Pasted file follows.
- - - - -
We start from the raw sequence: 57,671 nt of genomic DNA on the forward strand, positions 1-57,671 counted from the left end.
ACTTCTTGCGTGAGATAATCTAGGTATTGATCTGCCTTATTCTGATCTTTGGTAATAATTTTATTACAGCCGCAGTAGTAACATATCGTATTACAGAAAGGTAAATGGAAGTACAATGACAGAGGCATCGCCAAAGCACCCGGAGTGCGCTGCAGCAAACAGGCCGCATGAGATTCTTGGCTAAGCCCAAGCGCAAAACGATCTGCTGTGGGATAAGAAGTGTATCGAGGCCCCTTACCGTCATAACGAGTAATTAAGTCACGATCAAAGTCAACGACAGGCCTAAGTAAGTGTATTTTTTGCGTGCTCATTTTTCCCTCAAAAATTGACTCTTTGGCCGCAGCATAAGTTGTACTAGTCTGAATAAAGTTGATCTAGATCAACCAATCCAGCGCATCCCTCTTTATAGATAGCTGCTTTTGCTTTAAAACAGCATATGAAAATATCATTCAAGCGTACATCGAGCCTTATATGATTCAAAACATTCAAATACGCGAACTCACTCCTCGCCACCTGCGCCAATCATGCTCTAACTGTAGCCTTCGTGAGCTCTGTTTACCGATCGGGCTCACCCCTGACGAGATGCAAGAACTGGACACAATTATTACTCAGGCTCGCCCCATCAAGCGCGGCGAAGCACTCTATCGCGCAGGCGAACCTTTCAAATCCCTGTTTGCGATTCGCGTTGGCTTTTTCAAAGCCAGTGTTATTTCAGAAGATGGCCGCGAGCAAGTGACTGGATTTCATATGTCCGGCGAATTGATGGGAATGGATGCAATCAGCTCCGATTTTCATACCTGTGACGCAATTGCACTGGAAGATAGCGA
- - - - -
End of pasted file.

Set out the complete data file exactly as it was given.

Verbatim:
We start from the raw sequence: 57,671 nt of genomic DNA on the forward strand, positions 1-57,671 counted from the left end.
ACTTCTTGCGTGAGATAATCTAGGTATTGATCTGCCTTATTCTGATCTTTGGTAATAATTTTATTACAGCCGCAGTAGTAACATATCGTATTACAGAAAGGTAAATGGAAGTACAATGACAGAGGCATCGCCAAAGCACCCGGAGTGCGCTGCAGCAAACAGGCCGCATGAGATTCTTGGCTAAGCCCAAGCGCAAAACGATCTGCTGTGGGATAAGAAGTGTATCGAGGCCCCTTACCGTCATAACGAGTAATTAAGTCACGATCAAAGTCAACGACAGGCCTAAGTAAGTGTATTTTTTGCGTGCTCATTTTTCCCTCAAAAATTGACTCTTTGGCCGCAGCATAAGTTGTACTAGTCTGAATAAAGTTGATCTAGATCAACCAATCCAGCGCATCCCTCTTTATAGATAGCTGCTTTTGCTTTAAAACAGCATATGAAAATATCATTCAAGCGTACATCGAGCCTTATATGATTCAAAACATTCAAATACGCGAACTCACTCCTCGCCACCTGCGCCAATCATGCTCTAACTGTAGCCTTCGTGAGCTCTGTTTACCGATCGGGCTCACCCCTGACGAGATGCAAGAACTGGACACAATTATTACTCAGGCTCGCCCCATCAAGCGCGGCGAAGCACTCTATCGCGCAGGCGAACCTTTCAAATCCCTGTTTGCGATTCGCGTTGGCTTTTTCAAAGCCAGTGTTATTTCAGAAGATGGCCGCGAGCAAGTGACTGGATTTCATATGTCCGGCGAATTGATGGGAATGGATGCAATCAGCTCCGATTTTCATACCTGTGACGCAATTGCACTGGAAGATAGCGA